Master the technical skills needed to analyze financial statements and disclosures for use in financial analysis, and learn how accounting standards and managerial incentives affect the financial reporting process. By the end of this course, you’ll be able to read the three most common financial statements: the income statement, balance sheet, and statement of cash flows. Then you can apply these skills to a real-world business challenge as part of the Wharton Business Foundations Specialization.
Introduction and Balance Sheet
To learn a foreign language like Accounting, you need quite a bit of practice in the basic foundations (grammar, syntax, idioms, etc.). This material is absolutely essential for being able to read and to understand books written in the language (in our case, financial statements.). This week, we will start building these foundations. We will start with an overview of financial reporting. What types of reports are required? Who makes the rules? Who enforces the rules? Then, we will cover the balance sheet equation and define/discuss Assets, Liabilities, and Stockholders' Equity. We will introduce debit-credit bookkeeping and do lots of practice in translating transactions into debits and credits. Finally, we will introduce a case of a start-up company to provide you insights into all of the steps necessary to go from recording the first transactions of a new business all the way through its first set of financial statements.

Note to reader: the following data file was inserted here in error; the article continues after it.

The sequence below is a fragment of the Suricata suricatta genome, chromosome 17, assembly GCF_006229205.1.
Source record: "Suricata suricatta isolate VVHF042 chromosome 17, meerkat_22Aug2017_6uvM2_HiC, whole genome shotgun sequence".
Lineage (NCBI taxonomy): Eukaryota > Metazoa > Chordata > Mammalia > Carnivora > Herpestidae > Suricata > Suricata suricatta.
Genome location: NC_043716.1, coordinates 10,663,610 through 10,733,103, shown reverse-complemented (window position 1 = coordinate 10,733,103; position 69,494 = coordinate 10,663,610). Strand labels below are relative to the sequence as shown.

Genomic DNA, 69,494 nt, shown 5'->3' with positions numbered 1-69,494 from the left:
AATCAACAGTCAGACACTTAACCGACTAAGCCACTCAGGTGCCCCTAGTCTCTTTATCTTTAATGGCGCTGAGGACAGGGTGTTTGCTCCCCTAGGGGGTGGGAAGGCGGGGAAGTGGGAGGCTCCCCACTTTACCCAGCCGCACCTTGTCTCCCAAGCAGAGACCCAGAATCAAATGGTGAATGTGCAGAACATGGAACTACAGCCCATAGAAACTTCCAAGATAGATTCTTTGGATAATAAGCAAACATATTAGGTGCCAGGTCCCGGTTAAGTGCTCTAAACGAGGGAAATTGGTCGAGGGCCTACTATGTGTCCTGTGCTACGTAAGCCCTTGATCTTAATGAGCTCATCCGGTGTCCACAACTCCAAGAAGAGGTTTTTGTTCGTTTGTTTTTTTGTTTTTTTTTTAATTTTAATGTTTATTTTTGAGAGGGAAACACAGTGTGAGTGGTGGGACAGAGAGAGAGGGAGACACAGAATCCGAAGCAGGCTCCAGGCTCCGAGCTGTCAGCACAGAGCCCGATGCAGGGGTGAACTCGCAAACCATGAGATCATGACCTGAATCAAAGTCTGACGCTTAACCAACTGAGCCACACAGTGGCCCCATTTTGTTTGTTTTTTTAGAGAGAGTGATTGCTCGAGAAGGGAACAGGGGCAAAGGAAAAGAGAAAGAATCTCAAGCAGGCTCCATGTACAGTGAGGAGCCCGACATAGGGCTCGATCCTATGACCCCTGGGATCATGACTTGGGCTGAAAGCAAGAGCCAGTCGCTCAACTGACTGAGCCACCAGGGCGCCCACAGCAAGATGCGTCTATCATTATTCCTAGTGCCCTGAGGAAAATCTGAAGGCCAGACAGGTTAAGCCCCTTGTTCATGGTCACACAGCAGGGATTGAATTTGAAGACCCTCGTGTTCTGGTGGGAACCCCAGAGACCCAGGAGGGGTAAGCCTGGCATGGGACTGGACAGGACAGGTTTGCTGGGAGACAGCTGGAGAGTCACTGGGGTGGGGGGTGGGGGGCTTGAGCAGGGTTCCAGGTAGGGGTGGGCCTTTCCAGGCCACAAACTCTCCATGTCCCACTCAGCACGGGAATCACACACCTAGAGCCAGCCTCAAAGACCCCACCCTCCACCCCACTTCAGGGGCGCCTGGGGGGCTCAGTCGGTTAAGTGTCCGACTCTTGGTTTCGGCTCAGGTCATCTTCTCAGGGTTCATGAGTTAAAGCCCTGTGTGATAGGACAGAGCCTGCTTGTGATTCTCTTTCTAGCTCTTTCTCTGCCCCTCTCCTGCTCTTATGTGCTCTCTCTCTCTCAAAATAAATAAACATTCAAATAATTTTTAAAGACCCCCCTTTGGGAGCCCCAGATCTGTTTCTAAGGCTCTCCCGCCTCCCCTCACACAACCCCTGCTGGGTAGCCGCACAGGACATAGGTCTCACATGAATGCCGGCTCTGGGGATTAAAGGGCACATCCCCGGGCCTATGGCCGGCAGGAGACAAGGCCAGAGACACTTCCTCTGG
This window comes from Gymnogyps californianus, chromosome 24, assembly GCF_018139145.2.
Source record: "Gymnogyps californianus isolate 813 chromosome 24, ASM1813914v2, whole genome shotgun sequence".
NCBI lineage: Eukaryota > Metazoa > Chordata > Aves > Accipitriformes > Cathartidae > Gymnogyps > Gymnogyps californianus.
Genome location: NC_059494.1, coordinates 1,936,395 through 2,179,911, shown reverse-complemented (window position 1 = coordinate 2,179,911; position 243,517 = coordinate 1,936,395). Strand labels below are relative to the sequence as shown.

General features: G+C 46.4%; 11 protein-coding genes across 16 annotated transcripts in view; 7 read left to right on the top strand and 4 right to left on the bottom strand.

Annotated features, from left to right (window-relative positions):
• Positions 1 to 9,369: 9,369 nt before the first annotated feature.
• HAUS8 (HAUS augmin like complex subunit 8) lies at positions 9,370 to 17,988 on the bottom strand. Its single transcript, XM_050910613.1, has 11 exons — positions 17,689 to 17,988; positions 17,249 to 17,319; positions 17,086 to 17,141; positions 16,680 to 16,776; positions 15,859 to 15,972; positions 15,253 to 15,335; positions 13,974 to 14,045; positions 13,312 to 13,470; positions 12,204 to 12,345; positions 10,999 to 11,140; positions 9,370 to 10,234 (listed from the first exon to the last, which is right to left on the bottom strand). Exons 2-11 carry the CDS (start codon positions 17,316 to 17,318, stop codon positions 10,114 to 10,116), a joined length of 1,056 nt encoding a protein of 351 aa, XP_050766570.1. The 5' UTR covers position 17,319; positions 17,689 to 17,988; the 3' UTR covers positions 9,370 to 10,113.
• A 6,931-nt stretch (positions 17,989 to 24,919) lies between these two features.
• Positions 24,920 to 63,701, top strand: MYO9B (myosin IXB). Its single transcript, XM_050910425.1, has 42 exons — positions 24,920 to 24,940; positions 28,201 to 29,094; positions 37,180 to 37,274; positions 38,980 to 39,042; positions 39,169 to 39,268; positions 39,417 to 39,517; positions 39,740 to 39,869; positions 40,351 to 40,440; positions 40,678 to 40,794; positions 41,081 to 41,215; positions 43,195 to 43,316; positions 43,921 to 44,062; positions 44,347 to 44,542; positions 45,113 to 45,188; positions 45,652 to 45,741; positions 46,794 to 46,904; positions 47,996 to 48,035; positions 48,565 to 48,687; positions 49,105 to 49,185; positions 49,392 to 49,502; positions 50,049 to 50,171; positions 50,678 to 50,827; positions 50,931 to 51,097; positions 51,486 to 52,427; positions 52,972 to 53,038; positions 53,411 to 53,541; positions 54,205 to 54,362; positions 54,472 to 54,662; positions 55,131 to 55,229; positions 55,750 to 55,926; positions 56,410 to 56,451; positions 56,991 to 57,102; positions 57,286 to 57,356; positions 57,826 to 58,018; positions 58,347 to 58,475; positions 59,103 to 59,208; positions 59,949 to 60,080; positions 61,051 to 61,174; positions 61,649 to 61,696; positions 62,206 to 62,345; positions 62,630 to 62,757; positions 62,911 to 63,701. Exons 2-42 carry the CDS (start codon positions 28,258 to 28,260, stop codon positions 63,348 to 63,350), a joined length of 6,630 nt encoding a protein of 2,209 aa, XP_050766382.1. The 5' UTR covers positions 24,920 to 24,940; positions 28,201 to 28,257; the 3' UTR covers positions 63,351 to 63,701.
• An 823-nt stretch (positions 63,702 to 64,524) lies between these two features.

Accrual Accounting and the Income Statement
We will start with a discussion of Accrual Accounting and how it affects the recognition of the Income Statement accounts: Revenues and Expenses. Then, we will cover adjusting entries, which are needed to prepare our internal books for the upcoming financial statements. Finally, we will discuss closing entries and the preparation of the Balance Sheet and Income Statement. At each stage, we will continue to work on the case of our start-up company. If you are not sick and tired of journal entries by the end of this week, then I have not done my job!
Cash is King! We will start with the classification of cash flows into operating, investing, and financing activities. Then, we will work on preparing and analyzing the Statement of Cash Flows. We will wrap up the case on the start-up company by preparing and analyzing its Statement of Cash Flows. Finally, we will discuss the differences between Earnings, Cash from Operations, EBITDA, and Free Cash Flow.
Ratio Analysis and Final Exam
We will have our final exam this week. Because of the exam, I will cover Ratio Analysis, which will not involve any "new" material. While we will define and discuss a number of ratios, they will all basically involve dividing one accounting number by another. But, the analysis of what those ratios mean will involve a deep understanding of Balance Sheet and Income Statement accounts. Thus, the Ratio Analysis videos will help provide a nice review of the material, which will help you prepare for the exam. However, there will be no questions about ratio analysis on the exam. The only thing left to do after this exam is to impress your family, friends, and co-workers with your vast knowledge of Financial Accounting!